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Hersch columns displays limited views on Philippine and Yugoslavian politics

I disagree with Matthew H. Hersch '94's latest article ["Get off my island, please," Sept. 24]. Hersch, like Henry Ford, shares the opinion that "History is Bunk," especially when it comes to the unpleasant history of US colonialism.

The Philippine Senate recently voted not to renew the lease of Subic Bay Naval Base, acquired by the United States in an armed robbery known as the Spanish-American War. At the turn of this century, the United States drove the Spanish from the island, then crushed any native resistance to American domination at the cost of thousands of Filipino lives.

Since then, the United States had held bases on the island, which have been resented by many of its citizens. Likewise, the other spoils of the Spanish-American War, Puerto Rico and a naval base in Cuba, remain in United States hands. These possessions have no legitimate national security purpose whatsoever, being merely remnants of what Hersch might think of as the "good old days," when Teddy Roosevelt and his ilk sailed the world in search of plunder. For the rest of us, though, the bases are an anachronism, a sign that the United States continues to practice imperialism even while claiming to be building a "New World Order."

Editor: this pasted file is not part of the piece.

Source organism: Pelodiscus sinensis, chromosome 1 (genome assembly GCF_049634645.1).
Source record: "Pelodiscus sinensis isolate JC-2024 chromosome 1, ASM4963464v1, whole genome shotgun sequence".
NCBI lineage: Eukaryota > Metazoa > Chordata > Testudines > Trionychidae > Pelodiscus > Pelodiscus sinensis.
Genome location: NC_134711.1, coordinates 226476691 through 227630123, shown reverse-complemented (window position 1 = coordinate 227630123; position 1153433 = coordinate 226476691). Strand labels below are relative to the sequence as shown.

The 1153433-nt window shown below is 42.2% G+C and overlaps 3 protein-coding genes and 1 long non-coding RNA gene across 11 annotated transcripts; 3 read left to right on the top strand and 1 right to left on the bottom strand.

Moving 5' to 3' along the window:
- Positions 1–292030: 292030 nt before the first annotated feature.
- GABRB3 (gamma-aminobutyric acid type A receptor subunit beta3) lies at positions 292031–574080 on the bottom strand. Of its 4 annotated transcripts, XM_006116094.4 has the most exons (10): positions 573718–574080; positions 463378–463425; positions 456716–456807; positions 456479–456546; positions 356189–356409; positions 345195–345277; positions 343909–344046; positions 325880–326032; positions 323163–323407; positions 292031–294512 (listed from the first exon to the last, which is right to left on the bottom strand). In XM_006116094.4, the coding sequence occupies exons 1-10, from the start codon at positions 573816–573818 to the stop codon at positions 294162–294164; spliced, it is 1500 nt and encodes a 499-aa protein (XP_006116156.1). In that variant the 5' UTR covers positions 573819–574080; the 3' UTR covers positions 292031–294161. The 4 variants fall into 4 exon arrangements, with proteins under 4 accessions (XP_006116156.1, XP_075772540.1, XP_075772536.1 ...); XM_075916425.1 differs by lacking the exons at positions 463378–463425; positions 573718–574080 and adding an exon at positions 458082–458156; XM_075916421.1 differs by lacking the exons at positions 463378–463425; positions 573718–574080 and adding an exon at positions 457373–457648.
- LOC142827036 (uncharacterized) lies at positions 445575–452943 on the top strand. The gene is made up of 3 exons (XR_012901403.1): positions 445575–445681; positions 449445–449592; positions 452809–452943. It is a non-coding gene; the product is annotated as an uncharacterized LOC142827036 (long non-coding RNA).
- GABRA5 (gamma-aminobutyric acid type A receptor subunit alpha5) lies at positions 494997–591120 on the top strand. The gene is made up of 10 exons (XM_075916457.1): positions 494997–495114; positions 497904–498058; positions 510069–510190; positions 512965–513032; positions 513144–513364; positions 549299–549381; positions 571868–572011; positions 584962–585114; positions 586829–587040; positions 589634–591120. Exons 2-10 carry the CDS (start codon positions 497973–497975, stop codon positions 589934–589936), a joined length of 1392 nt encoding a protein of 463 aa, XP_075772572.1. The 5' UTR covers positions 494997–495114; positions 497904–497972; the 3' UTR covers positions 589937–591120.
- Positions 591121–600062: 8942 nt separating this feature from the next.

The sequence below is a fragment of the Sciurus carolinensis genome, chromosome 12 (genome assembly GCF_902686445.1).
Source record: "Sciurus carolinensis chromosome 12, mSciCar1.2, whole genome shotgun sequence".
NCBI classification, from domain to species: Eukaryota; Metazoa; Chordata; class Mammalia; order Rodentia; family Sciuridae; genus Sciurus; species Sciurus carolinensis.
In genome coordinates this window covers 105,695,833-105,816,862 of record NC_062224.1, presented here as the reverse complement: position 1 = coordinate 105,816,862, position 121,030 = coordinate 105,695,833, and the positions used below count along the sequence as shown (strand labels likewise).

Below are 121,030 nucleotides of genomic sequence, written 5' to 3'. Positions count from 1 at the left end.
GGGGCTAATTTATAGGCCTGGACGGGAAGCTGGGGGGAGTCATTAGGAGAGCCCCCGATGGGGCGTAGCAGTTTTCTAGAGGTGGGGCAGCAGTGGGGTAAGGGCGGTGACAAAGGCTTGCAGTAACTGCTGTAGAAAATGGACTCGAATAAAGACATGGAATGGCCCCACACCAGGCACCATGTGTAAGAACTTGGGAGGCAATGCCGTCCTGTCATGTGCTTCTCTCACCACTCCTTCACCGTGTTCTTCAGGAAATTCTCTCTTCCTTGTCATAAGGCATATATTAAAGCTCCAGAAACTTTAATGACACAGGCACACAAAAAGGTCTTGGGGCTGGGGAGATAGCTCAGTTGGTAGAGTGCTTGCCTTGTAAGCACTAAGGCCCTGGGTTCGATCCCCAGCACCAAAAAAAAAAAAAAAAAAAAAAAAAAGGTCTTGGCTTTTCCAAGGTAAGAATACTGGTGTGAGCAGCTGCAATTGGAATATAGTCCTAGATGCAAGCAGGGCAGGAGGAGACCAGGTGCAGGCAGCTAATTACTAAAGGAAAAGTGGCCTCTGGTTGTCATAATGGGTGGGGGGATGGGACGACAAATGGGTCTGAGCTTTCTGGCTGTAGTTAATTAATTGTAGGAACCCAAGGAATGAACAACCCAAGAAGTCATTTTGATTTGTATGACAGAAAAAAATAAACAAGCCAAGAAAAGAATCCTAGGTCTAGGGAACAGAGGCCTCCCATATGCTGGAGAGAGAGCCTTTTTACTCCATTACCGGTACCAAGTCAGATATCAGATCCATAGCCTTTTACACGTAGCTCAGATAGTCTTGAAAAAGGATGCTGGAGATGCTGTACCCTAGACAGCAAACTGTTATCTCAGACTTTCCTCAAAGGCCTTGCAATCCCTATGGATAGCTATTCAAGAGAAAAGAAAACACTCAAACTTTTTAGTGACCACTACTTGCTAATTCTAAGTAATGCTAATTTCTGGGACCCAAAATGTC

It's time that Americans wake up to the fact that playing policeman of the world is an expensive game, and that the bill comes

due eventually. In this case, the United States should pack up its toys and go home, leaving Cuba, Puerto Rice, the Philippines, Okinawa and Western Europe to determine their respective futures themselves. And we should get on to dealing with our domestic problems, which are far more threatening than any threat we face from losing the Subic Bay naval base.

Russell Olwell G->